At the latest with the elevation of Christianity to the state religion by Emperor Theodosius I , the Christian religion increasingly spread to the flat country. Many priests were now permanently active in the country and had their own churches there. The parishes came into being. In the turmoil of the Great Migration, many cities then disappeared and with them the old bishoprics. The remaining bishops now had to administer large territories. Therefore it became necessary to appoint representatives who supervised the work of the pastors on behalf of the respective bishop.

This new office was named differently in different regions and the tasks also varied in part. But in the 4th century it was clarified at various synods in the East that these new officials were not allowed to have jurisdiction rights so that the authority of the bishops would not be restricted. The Synod of Laodicea (380) abolished the so-called Chorepiskopoi (German choir bishops or rural bishops) and replaced them with Periodeutai . These were priests whose duties and their relationship with the bishop corresponded almost exactly to those of today's deans.

In the Latin-speaking part of the Roman Empire and its successor states, the helpers of the bishop were called decanus . The title is related to decurio . In the Roman Empire, it was used to designate the representative or head of a group of ten people (for example a unit of ten soldiers in the early Roman army). The dean was and is still responsible for around ten parishes.

In the Franconian Empire , which was entirely rural and feudal, Emperor Karl d. Great expansion of the deanery in order to be able to better control the vast areas of his kingdom with the help of the church. In the west, too, the choir bishops were abolished in the 9th century (Synods of Paris and Aachen, 829 and 836, respectively) and replaced by archdeacons , who since then have been a middle level of administration between bishops and deans. The latter were also called archpriests in many dioceses. For example, the diocese of Meissen was divided into archdeaconates, which in turn were assigned some arch priestly seats.

In order to better connect with the bishop, but also to secure the ministers financially, the deaneries and archdeaconates were often associated with well-endowed canons at the cathedral chapter or in collegiate chapters.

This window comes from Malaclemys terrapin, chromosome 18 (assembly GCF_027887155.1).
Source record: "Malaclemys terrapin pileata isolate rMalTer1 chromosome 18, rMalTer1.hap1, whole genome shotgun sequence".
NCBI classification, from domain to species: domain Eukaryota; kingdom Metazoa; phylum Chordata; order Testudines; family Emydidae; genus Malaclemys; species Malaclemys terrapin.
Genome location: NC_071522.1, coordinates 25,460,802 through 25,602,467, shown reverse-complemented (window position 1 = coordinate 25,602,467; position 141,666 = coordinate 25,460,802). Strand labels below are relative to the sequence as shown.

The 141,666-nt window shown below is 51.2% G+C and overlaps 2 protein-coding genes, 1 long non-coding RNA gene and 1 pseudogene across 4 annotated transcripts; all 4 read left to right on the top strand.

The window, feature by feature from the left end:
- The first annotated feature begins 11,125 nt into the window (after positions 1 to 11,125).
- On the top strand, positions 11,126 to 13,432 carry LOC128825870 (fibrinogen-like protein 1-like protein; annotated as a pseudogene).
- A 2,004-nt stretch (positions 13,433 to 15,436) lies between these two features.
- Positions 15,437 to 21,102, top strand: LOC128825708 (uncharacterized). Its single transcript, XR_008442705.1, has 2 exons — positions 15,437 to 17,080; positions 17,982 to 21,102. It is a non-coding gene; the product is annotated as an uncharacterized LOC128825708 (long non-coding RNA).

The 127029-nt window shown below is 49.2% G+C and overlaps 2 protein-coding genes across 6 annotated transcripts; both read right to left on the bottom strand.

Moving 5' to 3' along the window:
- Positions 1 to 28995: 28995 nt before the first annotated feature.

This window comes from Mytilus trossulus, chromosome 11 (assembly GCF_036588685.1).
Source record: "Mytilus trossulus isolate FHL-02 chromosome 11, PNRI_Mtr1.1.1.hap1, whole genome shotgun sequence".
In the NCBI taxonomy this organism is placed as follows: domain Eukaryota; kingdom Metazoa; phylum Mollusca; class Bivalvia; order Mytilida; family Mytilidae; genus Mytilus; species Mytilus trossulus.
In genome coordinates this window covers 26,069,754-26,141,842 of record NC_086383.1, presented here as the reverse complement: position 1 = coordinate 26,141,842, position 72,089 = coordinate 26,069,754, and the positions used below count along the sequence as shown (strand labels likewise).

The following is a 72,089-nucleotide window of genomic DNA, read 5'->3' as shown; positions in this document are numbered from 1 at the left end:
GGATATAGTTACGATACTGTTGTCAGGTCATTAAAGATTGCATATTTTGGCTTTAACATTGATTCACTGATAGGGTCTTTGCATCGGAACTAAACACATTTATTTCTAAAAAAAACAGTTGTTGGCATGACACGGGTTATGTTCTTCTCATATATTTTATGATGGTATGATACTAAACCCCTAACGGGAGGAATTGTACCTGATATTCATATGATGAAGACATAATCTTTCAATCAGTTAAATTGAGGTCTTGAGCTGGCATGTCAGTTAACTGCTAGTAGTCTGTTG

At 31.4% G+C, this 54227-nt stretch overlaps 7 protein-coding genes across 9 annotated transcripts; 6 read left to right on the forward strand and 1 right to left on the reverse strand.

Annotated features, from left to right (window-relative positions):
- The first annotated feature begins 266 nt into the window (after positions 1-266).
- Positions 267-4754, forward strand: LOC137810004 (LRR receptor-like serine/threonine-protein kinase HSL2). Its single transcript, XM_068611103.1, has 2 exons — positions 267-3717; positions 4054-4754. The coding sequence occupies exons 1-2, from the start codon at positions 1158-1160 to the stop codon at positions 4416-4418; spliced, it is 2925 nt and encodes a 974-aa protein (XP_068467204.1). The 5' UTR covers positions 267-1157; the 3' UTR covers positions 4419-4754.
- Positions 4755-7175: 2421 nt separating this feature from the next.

Until the codification of canon law in the Codex Iuris Canonici of 1917, the rights and duties of the deans were almost exclusively described in the particular laws of the dioceses. Only in the last century did a certain standardization take place, which was then introduced in the Can. 553 of the new CIC (1983) was also reflected in canon law.

Protestant churches

The superintendent (Latin superintendens, literally "overseer", loan translation from ancient Greek ἐπίσκοπος epískopos , bishop ') is an ecclesiastical office comparable to the dean in some German Protestant regional churches , in the Evangelical Church AB in Austria , in many Methodist churches and in the self-employed Evangelical Lutheran Church . The superintendent is the leading clergyman of a church district , a diocese ( superintendent or superintendent in Austria) or a church district .


Older (by publication date):

  • Bernhard Dietrich Haage: A previously unpublished letter from Johannes von Indersdorf. Everyday school life in the Middle Ages. In: Specialized prose research - Crossing borders. Volume 10, 2014, pp. 81–88 (on a letter from 1431 showing the everyday tasks of a decanus ).
  • Andreas Müller: Lexicon of Canon Law and the Roman Catholic Liturgy: In relation to the former with constant consideration of the latest Concordate, papal paraphrase bulls, and the special conditions of the Catholic Church in the various German states. Volume 2 (of 5) D-F . 2nd Edition. Etlinger publishing house, 1838, keyword Decani rurales: Dechante in the country and Decanate. Pp. 13–99 - detailed article on the historical position and tasks (pp. 24–75 Austria, from p. 75 other German states; Google eBook, full view ).
  • Article Dean and Archpriest . In: Charles George Herbermann u. a. (Ed.): The Catholic encyclopedia . New York 1913 ff.
  • Franz Gescher: The dean's office and archdeaconate in Cologne in their creation and first development. A contribution to the constitutional history of the German Church in the Middle Ages. (= Canonical treatises. Ed. By Ulrich Stutz , Volume 95). Stuttgart 1919 (reprint: Edition Schippers, 1963); also theological dissertation Freiburg 1919.
  • Dean. In: The religion in the past and present (RGG). Volume 2. 3rd edition. 1958.